Eleanor Catton, author of the The Luminaries and recipient of the 2013 Man Booker Prize winner read from her novel at Community Bookstore. The novel, set in in 1866 New Zealand during the second gold rush, follows a tight structure linked to the signs of the Zodiac. The story unfolds during twelve days throughout a year, each corresponding with the zodiac periods, while twelve characters, also linked to astrological symbols, find themselves caught in a murder mystery.
Catton read a segment of the novel that highlighted her humorous narrative voice, clever in its wit. After reading, Catton began taking audience questions, threatening to lecture the audience on astrological signs if they failed to ask any questions.
Catton started off explaining the origins of the idea of the novel. She had been thinking about the word “fortune.” It can mean a great of money, but also can refer to uncontrolled fate. It seemed a kind of duel meaning that she could enjoy. She says too that she was “fascinated with what it means to be a self-made man.” New Zealand’s second gold rush occurred in an area of thick rainforest, an inhospitable place. But Catton points out that she finds it strange that someone can walk into the jungle and pick up a rock and be considered a self-made man.
Plenty of research went into the novel. In addition to the gold rush history, Catton researched the cults of the 19th century, and she read a lot of Carl Jung. Astrology, she explains, is a lot like primitive psychology. She also read classic Victorian era novels, citing George Elliott and Russian novelists of the period. These she read as a way of setting mood and tone; her goal was in capturing that victorian novel sensibility. And she read 20th century crime novels. She wanted to figure out what crime and mystery stories she enjoyed and what she liked about them.
Catton saw the signs of the Zodiac as emblematic of western thought, and wanted those figures as real people. Her first inclination was to have all the characters come together as a jury. She was well into writing that book before learning juries can’t meet in secret. She seems almost embarrassed that she allowed such a mistake. But then she came around to having all the characters accused of the crime.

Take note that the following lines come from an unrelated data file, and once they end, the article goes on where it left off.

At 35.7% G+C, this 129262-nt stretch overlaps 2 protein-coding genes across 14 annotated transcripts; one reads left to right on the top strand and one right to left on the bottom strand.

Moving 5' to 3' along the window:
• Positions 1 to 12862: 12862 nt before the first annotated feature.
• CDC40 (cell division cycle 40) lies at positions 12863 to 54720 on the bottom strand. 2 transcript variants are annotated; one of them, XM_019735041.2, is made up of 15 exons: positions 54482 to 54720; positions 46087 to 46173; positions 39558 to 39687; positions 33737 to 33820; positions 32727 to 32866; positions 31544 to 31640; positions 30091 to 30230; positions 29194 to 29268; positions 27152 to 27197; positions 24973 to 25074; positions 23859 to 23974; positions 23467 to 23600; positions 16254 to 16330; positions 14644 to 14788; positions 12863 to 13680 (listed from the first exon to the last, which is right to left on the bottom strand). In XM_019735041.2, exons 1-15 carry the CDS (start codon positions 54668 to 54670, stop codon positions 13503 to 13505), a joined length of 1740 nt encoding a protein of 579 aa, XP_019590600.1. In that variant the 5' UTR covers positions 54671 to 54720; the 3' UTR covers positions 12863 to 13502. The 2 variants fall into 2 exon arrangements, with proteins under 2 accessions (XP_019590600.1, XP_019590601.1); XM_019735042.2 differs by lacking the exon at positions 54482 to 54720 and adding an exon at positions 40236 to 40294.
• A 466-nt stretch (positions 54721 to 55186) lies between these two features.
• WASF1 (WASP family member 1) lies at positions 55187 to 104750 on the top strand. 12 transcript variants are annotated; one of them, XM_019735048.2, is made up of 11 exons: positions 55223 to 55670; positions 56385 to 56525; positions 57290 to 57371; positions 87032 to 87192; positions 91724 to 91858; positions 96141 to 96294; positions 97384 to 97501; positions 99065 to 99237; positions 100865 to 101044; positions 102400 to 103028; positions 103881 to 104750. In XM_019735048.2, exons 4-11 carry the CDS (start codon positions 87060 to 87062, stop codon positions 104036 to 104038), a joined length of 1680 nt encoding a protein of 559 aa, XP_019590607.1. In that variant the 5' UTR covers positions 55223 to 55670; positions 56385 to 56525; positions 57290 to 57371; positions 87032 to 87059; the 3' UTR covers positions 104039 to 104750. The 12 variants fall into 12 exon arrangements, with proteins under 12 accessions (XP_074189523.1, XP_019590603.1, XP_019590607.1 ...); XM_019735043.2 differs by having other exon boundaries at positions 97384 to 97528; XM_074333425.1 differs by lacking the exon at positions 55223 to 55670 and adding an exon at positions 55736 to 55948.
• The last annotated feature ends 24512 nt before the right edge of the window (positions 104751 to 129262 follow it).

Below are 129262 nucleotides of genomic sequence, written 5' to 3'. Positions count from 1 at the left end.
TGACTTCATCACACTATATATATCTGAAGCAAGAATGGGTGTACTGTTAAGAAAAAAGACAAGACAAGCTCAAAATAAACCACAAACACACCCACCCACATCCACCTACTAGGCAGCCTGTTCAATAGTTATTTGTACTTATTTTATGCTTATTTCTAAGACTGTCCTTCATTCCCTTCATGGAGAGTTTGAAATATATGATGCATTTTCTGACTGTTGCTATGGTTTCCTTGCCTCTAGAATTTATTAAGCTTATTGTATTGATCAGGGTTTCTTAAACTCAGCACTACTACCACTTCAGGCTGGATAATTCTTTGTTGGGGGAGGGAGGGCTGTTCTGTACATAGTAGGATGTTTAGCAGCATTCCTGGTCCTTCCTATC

The symbols all relate to their characters. The banker is a Taurus because its a wealth sign; cancer is of the hearth, and thus an inn keeper. The thirteenth character is a stranger and acts something like a detective.
The pattern took a lot of time to work towards. Catton made her own star charts to consult, though by now it seems her knowledge of astrology is deeply ingrained. But she adds, that once she found the structure the novel came together well. She says her knowledge of the astrological signs “sounds deeply insane,” but these limitations helped define the novel. She preferred the restrictions to using a blank slate with unlimited possibility.
Relying on the Zodiac signs provided her work a framework. She describes given writing prompts for her students. When she has open ended writing prompts, the students turn in identical poems drawn from what ends up being a very similar, limited vocabulary pool, with very limited creativity in structure of poems. Yet, when she forces them to work around a problem, they produce better work because they are trying to solve each prompt in a different way. Relying on the astrological signs as structure achieved the same thing for her. “I had to think outside of the box,” she says.
Asked if she would structure her next novel in the same way rather than begin with a blank slate, Catton seems unsure, but then adds, “I don’t want to repeat myself… there is no system quite like astrology.” She recently met Yann Martel, author of The Life of Pi and 2002 winner of the Man Booker Prize. He told her to wait two years before writing anything else, to enjoy the time, and she seems relieved of the burden to write anything at the moment anyway.
“I’m happy to be called a fantasy writer.”
A member of the audience says reading The Luminaries feels like being told a story, and Catton jokes she tried calling it a children’s novel. But more seriously, she adds, “I’m happy to be called a fantasy writer.”
The novel is tightly framed around the twelve days. For Catton, she saw her problem as many novels with tight structures are beautiful, but often lack plots. She wanted to create something with both plot and structure combined together. It was important to fuse those two ideas.
Often, Catton’s age — she’s the youngest winner of the Man Booker yet — becomes a descriptor when things are written about her or her books. Interviewers ask about her age, as do the audience members, in ways that seem to marginalize her talent. She describes the characterization as “frustrating,” mostly because her age is something she has no control over.
Catton recalls some of the early reviews of the book in New Zealand. Two of the reviews had made reference to the novel as bodice rippers, as a not particularly worthwhile book to read because it struck them as too genre. Catton attributes both reviews to her age and gender. She laughs though, saying she couldn’t help but point out the reviewers were both old and male, implying their own time has come and gone.
Catton seems to have at least some belief in astrology. She says she is very good at guessing authors’ signs, although she also jokes that smugness is a Libra quality. (She is a Libra). She adds though that she thinks there is probably some truth to ancient systems like astrology. She says jokingly that she wants to work on a series of essays pertaining to authors and their zodiac signs — critical essays looking at their astrology. She describes it as Astro-Criticism, and the impression she leaves the audience is that she is not actually joking. Both editors who worked on the book with her were Virgos, she adds.